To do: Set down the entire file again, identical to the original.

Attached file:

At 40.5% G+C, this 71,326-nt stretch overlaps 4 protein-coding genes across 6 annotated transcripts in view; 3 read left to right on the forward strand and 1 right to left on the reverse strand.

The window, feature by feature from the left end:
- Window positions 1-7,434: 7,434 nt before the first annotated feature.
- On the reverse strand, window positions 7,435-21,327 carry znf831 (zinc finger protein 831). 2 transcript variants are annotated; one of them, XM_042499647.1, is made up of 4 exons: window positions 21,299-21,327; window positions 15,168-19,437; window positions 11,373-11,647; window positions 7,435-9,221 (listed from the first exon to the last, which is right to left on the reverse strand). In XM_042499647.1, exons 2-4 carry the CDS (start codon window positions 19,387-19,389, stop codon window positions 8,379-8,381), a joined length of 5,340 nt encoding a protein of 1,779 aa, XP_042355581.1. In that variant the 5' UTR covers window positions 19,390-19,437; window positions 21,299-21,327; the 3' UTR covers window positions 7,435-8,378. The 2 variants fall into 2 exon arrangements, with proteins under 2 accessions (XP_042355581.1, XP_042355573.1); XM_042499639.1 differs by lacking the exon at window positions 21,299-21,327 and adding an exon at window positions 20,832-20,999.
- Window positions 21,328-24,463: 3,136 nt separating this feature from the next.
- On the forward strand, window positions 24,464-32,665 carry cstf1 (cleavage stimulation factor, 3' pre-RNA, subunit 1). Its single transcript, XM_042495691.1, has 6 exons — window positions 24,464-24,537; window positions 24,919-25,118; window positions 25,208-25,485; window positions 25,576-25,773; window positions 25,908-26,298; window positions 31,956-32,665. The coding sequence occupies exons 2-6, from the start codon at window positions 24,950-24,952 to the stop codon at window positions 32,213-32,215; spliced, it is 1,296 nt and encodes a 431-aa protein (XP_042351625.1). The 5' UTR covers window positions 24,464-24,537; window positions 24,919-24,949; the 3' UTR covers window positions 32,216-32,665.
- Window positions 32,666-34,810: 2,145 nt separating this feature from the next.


At 40.5% G+C, this 71,326-nt stretch overlaps 4 protein-coding genes across 6 annotated transcripts in view; 3 read left to right on the forward strand and 1 right to left on the reverse strand.

The window, feature by feature from the left end:
- Window positions 1-7,434: 7,434 nt before the first annotated feature.
- On the reverse strand, window positions 7,435-21,327 carry znf831 (zinc finger protein 831). 2 transcript variants are annotated; one of them, XM_042499647.1, is made up of 4 exons: window positions 21,299-21,327; window positions 15,168-19,437; window positions 11,373-11,647; window positions 7,435-9,221 (listed from the first exon to the last, which is right to left on the reverse strand). In XM_042499647.1, exons 2-4 carry the CDS (start codon window positions 19,387-19,389, stop codon window positions 8,379-8,381), a joined length of 5,340 nt encoding a protein of 1,779 aa, XP_042355581.1. In that variant the 5' UTR covers window positions 19,390-19,437; window positions 21,299-21,327; the 3' UTR covers window positions 7,435-8,378. The 2 variants fall into 2 exon arrangements, with proteins under 2 accessions (XP_042355581.1, XP_042355573.1); XM_042499639.1 differs by lacking the exon at window positions 21,299-21,327 and adding an exon at window positions 20,832-20,999.
- Window positions 21,328-24,463: 3,136 nt separating this feature from the next.
- On the forward strand, window positions 24,464-32,665 carry cstf1 (cleavage stimulation factor, 3' pre-RNA, subunit 1). Its single transcript, XM_042495691.1, has 6 exons — window positions 24,464-24,537; window positions 24,919-25,118; window positions 25,208-25,485; window positions 25,576-25,773; window positions 25,908-26,298; window positions 31,956-32,665. The coding sequence occupies exons 2-6, from the start codon at window positions 24,950-24,952 to the stop codon at window positions 32,213-32,215; spliced, it is 1,296 nt and encodes a 431-aa protein (XP_042351625.1). The 5' UTR covers window positions 24,464-24,537; window positions 24,919-24,949; the 3' UTR covers window positions 32,216-32,665.
- Window positions 32,666-34,810: 2,145 nt separating this feature from the next.